The best way to honor Trayvon Martin is to work to elevate the social status of Black men and boys everywhere. It's up to us to close the opportunity gap and stop the school-to-prison pipeline, so we can, at long last, eliminate society’s negative stereotypes and — most importantly — end the crisis of negative self-perception.
Forty-two percent of Black students attend schools that are under-resourced. Young Black Americans are 10 times more likely to be arrested for drug offenses than young whites — in spite of evidence showing that white kids are more likely to abuse drugs.
Taken together, these challenges have bred a psychological and cultural catastrophe: Negative self-perception. Syndicated columnist Leonard Pitts sometimes asks groups of Black students how often homicides committed against white Americans are committed by Black Americans. Many of these students — taking their cues from the nightly news — assume the figure is around 75 percent. They are often shocked to learn that the real statistic is 13 percent.
Yes, we must strengthen rules against profiling and discrimination. But we must also attack the underlying structures that breed discrimination and devastating social pressures against Black men and boys.
This week, I am convening an all-star panel of experts at the Congressional Black Caucus Foundation’s Annual Legislative Conference in Washington to identify proven strategies to improve health, education, and economic outcomes for Black men and boys. During the panel — which will feature leaders including the Rev. Al Sharpton, actor Malik Yoba, civil rights attorney Judith Browne Dianis, White House official David Johns, civil rights advocate Tracy Martin and others — I will be discussing the 5000 Role Models of Excellence Project, an in-school comprehensive dropout prevention and mentoring program that I launched in Miami-Dade Public Schools 20 years ago. It has kept thousands of mostly fatherless young men away from destitution and drugs while inspiring ambition and a sense of civic responsibility.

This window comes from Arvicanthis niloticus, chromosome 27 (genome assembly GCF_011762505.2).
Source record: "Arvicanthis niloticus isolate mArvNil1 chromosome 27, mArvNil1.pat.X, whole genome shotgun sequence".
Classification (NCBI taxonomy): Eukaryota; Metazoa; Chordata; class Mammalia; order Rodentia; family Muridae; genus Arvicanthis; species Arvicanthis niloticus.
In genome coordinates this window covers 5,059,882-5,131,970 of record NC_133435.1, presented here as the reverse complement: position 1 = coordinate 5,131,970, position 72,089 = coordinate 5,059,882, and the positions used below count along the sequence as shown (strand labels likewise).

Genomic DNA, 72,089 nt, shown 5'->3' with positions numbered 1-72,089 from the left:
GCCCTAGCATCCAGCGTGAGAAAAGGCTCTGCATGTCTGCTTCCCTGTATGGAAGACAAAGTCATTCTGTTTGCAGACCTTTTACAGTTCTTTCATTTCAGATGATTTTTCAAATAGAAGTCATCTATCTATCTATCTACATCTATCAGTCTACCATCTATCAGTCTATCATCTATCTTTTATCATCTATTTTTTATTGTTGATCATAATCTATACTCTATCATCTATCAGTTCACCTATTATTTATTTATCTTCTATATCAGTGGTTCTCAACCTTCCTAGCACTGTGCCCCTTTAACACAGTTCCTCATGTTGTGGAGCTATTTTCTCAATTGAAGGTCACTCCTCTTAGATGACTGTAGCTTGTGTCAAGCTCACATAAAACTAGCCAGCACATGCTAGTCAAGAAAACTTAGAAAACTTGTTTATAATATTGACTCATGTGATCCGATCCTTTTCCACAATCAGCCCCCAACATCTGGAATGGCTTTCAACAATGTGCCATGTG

Other panelists will describe their own experiences and ideas of how to close the opportunity gap. I am grateful for the work of the Advancement Project — which is doing work across the country to ensure children of color are placed on paths to college and careers — for its help organizing this panel.
We know what works. It’s time to put it into practice.
Members of the 5000 Role Models Project will be present in Washington for Friday’s panel. They are living testaments to the fact that young people can transform massive challenges into inspiration and achievement. For the sake of their siblings, classmates and young men and boys around the nation, we must act now.
Congresswoman Frederica Wilson represents Florida's 24th District and is a member of the House Education and Workforce Committee. A longtime educator and advocate for young people, she is the founder of the 5000 Role Models of Excellence Project.
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